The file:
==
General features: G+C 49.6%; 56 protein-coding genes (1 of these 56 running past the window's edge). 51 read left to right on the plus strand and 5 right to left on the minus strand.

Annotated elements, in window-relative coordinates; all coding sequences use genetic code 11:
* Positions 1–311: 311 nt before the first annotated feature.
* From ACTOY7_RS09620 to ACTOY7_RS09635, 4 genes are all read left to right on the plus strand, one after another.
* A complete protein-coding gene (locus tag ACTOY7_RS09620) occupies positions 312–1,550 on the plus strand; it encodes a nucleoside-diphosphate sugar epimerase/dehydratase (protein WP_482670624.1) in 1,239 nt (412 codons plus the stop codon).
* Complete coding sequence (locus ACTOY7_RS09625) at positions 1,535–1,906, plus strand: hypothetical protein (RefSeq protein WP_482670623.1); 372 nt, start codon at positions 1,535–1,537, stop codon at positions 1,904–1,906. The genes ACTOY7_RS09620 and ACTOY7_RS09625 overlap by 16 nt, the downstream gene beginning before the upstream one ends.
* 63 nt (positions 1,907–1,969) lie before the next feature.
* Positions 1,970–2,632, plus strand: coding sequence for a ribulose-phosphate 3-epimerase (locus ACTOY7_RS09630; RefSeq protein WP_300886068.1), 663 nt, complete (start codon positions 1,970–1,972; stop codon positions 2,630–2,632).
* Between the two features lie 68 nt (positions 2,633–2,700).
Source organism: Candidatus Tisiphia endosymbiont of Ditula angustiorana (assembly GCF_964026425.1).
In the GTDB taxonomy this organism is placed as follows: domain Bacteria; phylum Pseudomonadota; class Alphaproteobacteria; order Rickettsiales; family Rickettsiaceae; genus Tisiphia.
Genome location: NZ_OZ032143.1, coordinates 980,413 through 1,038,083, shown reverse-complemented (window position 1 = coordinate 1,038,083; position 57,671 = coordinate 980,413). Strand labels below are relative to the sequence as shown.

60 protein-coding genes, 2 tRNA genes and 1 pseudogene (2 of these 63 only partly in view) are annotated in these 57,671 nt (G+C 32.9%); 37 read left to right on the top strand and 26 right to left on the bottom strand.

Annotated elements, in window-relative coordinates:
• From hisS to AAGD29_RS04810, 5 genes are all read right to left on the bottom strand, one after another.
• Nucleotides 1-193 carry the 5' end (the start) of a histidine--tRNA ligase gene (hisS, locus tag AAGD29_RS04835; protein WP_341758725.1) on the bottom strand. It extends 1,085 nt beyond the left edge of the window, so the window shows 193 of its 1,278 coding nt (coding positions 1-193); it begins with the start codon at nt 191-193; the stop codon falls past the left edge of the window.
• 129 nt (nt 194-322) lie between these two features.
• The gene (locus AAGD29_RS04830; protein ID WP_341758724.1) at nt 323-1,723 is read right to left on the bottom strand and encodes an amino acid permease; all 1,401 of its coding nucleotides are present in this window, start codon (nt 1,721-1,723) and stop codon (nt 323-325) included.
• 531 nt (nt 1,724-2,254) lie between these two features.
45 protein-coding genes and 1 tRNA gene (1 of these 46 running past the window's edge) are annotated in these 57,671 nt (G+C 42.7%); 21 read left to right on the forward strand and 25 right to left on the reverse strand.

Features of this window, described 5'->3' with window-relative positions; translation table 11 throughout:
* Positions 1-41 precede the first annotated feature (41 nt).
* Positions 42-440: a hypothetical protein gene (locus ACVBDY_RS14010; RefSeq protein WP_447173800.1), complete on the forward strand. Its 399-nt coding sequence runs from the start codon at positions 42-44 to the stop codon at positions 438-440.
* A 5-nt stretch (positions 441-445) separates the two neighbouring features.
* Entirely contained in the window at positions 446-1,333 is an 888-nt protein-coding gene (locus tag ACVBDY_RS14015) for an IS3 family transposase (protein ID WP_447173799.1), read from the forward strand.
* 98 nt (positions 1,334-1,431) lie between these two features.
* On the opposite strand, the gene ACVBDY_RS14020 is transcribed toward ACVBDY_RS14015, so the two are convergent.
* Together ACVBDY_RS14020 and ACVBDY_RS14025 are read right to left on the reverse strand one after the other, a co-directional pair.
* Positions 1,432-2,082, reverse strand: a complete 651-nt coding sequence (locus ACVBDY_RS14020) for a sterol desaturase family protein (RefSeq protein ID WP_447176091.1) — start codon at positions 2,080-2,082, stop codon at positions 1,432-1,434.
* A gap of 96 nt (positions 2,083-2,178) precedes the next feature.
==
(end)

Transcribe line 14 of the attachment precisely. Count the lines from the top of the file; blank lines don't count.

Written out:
Annotated elements, in window-relative coordinates: